May 4, 2011:
South Korea has halted projects designed to make their navy a high seas force, as well as air force efforts to acquire aerial refueling and other capabilities allowing for very long range operations. It all has to do with the need to pay more attention to North Korean threat. This process began a year ago when, in light of the then recent loss of a warship to a North Korean torpedo (and the North Korean denial of the attack), South Korea decided to spend over $2 billion to (as quickly as possible) to obtain anti-submarine helicopters and minesweepers. The navy had previously asked for money to buy eight anti-submarine helicopters, but the legislature refused to provide the cash. That changed after the North Korean attack. Two years ago, the South Korean defense budget went up 3.6 percent, but the military had called for a 7.9 percent increase. But after the North Korean torpedo attack, and the shelling of a South Korean island later in 2010, the annual increase ended up closer to ten percent.
A year ago, despite the unanticipated purchases, South Korea continued to reorganize its armed forces for a future that might, or might not, include North Korea. This effort had already been going on for five years. It include shrinking the size of the armed forces. Three years earlier, the plan was to reduce troop strength 26 percent (from 680,000 to 500,000) by 2020. Now, the plan is to do it by 2012.
A falling birth rate is producing fewer young men to conscript, but the booming economy is producing more money, and technology, for more effective weapons and equipment that can replace soldiers. Conscription is increasingly unpopular. The current crop of conscripts have parents who were born after the Korean war (1950-53), and only the grandparents (a rapidly shrinking group) remember why the draft is still necessary. Most of today's voters want to get rid of the draft.
Politicians are responding to this by shrinking conscript service time 25 percent, to 18 months, and assigning more conscripts to jobs in the police or social welfare organizations. Eventually, South Korea would like to have an all-volunteer force. But that won't be affordable until the armed forces are down to only a few hundred thousand. Despite the increased North Korean threat, there's not a lot of popular support for increasing military manpower.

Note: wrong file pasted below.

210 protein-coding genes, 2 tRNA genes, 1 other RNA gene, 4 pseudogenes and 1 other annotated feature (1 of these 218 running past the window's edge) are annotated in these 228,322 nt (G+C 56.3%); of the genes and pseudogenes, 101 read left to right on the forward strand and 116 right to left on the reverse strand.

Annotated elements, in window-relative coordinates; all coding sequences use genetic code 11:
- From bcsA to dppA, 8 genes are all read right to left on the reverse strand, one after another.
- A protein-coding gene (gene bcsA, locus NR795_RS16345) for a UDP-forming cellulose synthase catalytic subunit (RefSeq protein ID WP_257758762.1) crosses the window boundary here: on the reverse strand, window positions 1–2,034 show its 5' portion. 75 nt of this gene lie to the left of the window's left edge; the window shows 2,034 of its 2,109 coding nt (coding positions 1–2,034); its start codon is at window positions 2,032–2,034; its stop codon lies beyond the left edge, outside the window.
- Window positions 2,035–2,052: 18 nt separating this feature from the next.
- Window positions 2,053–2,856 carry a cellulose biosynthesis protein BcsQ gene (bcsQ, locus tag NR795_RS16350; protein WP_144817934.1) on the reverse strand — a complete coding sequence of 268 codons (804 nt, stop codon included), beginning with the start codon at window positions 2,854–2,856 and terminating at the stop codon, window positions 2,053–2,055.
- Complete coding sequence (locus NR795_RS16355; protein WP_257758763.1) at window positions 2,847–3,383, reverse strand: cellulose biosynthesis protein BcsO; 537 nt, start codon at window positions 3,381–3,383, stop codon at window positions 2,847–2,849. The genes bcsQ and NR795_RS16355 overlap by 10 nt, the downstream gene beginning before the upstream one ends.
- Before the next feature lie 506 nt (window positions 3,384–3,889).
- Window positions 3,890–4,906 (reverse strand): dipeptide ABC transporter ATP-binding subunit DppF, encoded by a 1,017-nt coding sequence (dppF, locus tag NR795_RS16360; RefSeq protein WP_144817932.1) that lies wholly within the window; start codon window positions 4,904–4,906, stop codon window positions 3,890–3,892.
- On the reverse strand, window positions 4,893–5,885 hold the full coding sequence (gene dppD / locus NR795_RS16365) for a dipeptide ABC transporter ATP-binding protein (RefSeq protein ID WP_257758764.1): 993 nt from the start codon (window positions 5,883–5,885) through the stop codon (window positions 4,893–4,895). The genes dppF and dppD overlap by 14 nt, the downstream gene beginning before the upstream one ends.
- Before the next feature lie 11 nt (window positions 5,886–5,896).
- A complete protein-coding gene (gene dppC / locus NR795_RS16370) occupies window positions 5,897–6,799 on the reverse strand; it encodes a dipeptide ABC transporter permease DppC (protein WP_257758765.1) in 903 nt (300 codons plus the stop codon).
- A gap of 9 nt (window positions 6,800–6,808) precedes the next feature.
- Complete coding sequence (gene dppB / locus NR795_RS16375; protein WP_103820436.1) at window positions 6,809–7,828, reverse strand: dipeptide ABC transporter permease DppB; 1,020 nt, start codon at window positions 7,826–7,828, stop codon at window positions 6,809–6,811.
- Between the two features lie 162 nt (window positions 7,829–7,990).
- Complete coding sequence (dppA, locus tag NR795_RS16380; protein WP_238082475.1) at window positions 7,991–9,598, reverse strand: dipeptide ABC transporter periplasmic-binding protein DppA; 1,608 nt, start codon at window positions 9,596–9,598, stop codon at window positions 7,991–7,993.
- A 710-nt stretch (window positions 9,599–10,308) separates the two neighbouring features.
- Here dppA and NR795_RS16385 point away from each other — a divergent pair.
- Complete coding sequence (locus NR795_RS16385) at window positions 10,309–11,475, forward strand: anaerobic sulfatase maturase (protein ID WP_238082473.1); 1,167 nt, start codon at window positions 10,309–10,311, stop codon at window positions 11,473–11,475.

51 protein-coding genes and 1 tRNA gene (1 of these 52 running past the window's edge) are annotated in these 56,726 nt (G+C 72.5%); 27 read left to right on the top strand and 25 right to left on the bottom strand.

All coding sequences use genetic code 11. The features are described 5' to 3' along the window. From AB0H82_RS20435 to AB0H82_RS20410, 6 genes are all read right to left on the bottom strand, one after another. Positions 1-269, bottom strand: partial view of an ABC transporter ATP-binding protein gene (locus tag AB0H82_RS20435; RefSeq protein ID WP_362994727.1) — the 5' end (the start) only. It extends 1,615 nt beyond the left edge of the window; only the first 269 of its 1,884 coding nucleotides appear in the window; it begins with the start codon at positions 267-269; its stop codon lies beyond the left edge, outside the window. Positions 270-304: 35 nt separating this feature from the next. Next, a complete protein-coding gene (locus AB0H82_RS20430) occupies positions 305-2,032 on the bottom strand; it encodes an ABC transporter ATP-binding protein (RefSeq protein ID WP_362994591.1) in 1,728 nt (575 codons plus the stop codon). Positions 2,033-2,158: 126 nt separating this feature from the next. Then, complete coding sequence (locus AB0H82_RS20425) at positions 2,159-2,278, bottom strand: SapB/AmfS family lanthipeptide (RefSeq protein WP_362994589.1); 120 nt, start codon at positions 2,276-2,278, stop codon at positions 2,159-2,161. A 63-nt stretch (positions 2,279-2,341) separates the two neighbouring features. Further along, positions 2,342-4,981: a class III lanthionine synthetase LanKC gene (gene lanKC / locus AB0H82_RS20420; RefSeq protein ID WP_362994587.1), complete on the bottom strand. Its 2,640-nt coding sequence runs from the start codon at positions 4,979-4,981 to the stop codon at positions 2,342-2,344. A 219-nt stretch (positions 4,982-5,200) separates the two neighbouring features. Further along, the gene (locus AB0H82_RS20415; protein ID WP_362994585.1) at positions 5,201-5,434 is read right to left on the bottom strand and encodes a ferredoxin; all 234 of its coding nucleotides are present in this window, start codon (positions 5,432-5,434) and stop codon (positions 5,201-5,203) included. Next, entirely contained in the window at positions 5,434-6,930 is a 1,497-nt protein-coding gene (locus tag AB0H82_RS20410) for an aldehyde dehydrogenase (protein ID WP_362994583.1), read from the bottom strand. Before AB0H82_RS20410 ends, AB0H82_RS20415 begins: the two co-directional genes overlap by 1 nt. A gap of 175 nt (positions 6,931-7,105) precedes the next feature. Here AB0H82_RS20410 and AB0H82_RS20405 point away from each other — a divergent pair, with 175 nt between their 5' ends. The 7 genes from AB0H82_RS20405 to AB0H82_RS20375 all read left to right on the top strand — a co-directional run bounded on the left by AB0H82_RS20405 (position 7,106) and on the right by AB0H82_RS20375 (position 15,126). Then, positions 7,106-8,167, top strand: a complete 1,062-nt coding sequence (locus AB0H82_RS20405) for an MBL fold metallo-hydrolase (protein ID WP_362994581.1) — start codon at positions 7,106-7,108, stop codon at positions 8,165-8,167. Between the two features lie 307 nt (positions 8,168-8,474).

Moreover, it's pretty obvious that, despite increased bellicosity from North Korea, economic decline up there has reduced the combat capability of the North Korean armed forces. Added to that, you have the South Koreans following the example of the U.S., and replacing a lot of troops with technology. South Korea has carefully observed the effectiveness of the American all-volunteer force in Afghanistan and Iraq, and are trying to emulate that. There are still about 26,000 American troops stationed in South Korea, and these are available for South Korea officers and troops to discuss in detail how an all-volunteer, high tech force works.
The recent North Korean aggression also revealed flaws in the South Korean armed forces. Despite all the technology, it took the navy two days to get search ships to the scene of the sinking. Meanwhile, a fishing ship found the wreckage below, using the fish finding sonar. An all-volunteer force might have responded faster, but the biggest problem here is the quality of the officers. This is another problem that has been hidden for far too long, and is still largely ignored. So has the North Korean preference for taking chances and using lethal mayhem to score political points. The North Korean violence forced South Koreans to pay attention to these problems.
So money is being diverted to projects that will make the military more effective in dealing what whatever new nastiness the North Koreans might come up with. That means new sensors for detecting submarines, and more anti-missile systems. There is more training for civil defense workers and those assigned the task of dealing with North Korean commandos landing far south of the North Korean border.